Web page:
The COVID-19 pandemic and the need for virtual learning have heightened truancy problems in the Superior School District.
“Many students are finding success in the virtual model. However, we have many students not engaging or not attending,” said District Administrator Amy Starzecki.
Families were recently given a chance to change their children’s instruction methods. The window to make the changes closed Oct. 22. In general, Starzecki said about the same amount of students asked to move to virtual schooling as those asking to return to hybrid classrooms. She told Superior School Board members at the Friday, Oct. 30 committee of the whole meeting that more elementary school families are requesting the hybrid method; at the secondary level, more families requested to move to virtual.
“I’m growing increasingly concerned about our truancy and our attendance rates in this model,” Starzecki said. “It’s a challenge. The virtual model is a challenge for students and families. The structure’s harder, the routines are harder, and we’re seeing higher rates of truancy and higher rates of absenteeism.”
The effects could stay with students for years, because it's hard for children to make up lost learning time, Starzecki said.
Students are considered truant if they’ve missed 10% or more days of school. The district is working with families to identify barriers to learning and work through them.
“If they’re going to be virtual learners, then they have to be at the computer — they have to be engaged in learning; and if they’re going to be hybrid learners they have to come to school,” Starzecki said.
It’s a problem that could be exacerbated by the upcoming holiday season. Starzecki said the number of confirmed COVID-19 cases in the district has remained stable, hovering below 30 for the last three weeks.
However, district officials said they expect to see more cases after the holidays.
“We anticipate there will be more risky behavior taking place over Thanksgiving and Christmas, and we’re likely to see increased rates,” she said.
The district intends to share information with families encouraging them to keep gatherings small and to maintain physical distancing during the holidays. It’s the same message Douglas County Public Health Officer Kathy Ronchi offered Wednesday, Oct. 28.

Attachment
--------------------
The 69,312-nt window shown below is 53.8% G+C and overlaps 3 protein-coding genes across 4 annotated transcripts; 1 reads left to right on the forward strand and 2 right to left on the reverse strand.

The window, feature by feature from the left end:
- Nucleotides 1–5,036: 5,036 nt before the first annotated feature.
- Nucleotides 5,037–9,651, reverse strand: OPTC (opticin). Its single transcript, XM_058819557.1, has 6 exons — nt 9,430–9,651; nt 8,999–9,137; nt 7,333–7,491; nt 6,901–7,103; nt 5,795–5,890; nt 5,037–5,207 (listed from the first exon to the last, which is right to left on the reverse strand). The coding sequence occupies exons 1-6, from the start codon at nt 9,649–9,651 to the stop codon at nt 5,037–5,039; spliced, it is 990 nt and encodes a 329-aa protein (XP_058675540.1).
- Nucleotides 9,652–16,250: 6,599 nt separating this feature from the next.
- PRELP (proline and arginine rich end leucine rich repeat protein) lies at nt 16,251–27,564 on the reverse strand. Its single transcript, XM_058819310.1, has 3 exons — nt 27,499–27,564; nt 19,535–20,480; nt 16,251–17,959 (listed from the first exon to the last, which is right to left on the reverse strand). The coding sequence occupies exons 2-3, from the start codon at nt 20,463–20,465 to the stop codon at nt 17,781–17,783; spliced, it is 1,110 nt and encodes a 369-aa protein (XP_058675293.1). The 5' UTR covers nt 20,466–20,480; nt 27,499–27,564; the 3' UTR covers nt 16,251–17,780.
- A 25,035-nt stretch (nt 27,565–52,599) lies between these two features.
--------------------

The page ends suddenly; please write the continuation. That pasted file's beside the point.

“For the most part, people want kids to be able to be in school,” Ronchi said. “What we’re seeing so far is it’s a stable, consistent place for kids to be ... for mental health, for physical health, for all of these different things.”
Decisions on holding in-person classes are based on the number of confirmed COVID-19 cases in the county, however. And those numbers have been ticking up, fueled by people getting together at sleepovers, weddings, over lunch breaks and more. Ronchi encouraged parents to be mindful of decisions they make for Thanksgiving, Christmas and everything that happens in between.
The keys to keeping case numbers down are for children to stay home if they have any symptoms and to maintain physical distance, she said. People should also keep their circle of contacts small, limit interactions with vulnerable populations, wash hands frequently and wear a mask.
Cold or COVID-19?
People may wonder if that cough, light fever or headache is just a cold or symptoms of COVID-19.
“What we’re seeing routinely is people starting out with a little scratchy throat and a little bit of a dry cough, and then it moves into the headache and then fever and chills. Loss of taste and smell doesn’t always happen,” Ronchi said. “It is just sort of that generally not feeling well. Pay attention to that.”
If you’re having cold symptoms and your cold medicine isn’t helping, she said, it’s probably COVID-19. Many current Douglas County cases were spread by people who went to work or went out when they were already showing mild symptoms, maybe just a sore throat and a cough.
“If you have any question at all, limit who will be your close contacts,” Ronchi said. “Avoid being within 6 feet of people for more than 15 minutes. That would make all the difference in our transmission rates.”
COVID-19 testing is available on a bi-weekly basis in Superior at the Amsoil Distribution Center, 1102 Susquehanna Ave. Testing takes place from 10 a.m. to 6 p.m. Friday, Nov. 6; Friday, Nov. 20; and Friday, Dec. 4.